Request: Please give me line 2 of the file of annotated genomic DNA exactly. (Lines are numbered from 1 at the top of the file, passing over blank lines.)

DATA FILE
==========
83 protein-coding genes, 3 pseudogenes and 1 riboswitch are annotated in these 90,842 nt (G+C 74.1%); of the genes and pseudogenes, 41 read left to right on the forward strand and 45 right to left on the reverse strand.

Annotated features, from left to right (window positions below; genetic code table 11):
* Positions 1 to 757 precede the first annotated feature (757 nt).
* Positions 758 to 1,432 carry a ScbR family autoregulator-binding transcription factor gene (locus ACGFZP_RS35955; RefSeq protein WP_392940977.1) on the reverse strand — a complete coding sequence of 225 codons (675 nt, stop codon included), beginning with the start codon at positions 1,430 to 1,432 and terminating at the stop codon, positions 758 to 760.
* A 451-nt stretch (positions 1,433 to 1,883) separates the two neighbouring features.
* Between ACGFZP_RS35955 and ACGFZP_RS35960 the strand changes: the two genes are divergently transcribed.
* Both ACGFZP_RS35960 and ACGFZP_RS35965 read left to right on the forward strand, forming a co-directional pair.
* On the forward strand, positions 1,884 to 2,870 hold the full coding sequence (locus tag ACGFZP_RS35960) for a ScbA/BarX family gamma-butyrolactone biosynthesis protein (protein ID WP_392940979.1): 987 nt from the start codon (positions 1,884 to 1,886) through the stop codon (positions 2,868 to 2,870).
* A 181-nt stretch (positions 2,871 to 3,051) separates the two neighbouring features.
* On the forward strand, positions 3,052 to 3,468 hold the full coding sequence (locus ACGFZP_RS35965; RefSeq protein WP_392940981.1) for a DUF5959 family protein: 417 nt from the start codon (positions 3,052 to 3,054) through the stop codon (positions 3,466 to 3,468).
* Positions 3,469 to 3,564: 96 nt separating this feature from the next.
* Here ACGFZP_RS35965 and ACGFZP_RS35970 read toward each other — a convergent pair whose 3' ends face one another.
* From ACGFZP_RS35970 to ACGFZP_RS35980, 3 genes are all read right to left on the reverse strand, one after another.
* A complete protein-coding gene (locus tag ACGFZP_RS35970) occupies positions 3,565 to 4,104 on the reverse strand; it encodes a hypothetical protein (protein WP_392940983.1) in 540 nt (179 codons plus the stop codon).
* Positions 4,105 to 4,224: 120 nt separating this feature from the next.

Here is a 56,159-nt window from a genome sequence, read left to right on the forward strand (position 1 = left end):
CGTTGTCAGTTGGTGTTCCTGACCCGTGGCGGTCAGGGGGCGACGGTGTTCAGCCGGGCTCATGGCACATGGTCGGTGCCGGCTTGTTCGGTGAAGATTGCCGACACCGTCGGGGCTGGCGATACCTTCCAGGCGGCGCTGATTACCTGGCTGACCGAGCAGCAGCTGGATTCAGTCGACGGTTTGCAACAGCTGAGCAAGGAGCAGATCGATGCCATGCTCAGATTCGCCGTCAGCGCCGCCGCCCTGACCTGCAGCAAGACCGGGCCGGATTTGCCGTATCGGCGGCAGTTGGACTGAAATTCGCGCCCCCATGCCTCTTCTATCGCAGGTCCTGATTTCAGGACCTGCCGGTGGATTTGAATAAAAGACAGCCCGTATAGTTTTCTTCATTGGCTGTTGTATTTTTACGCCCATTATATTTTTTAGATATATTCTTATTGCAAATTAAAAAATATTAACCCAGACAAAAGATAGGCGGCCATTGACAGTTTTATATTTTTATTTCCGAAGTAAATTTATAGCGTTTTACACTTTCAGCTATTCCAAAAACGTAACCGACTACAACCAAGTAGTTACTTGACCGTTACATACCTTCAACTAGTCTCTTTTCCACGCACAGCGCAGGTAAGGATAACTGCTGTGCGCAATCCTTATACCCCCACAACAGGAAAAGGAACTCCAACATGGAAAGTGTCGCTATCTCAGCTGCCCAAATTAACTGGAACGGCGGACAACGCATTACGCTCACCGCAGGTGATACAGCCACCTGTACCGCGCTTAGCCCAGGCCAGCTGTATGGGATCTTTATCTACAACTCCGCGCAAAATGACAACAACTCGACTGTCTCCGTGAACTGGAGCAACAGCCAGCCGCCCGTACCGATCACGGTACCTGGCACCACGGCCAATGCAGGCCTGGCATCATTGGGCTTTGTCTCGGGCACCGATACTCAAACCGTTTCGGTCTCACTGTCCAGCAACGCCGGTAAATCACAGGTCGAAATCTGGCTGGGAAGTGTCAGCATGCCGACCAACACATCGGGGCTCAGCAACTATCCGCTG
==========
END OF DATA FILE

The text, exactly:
Annotated features, from left to right (window positions below; genetic code table 11):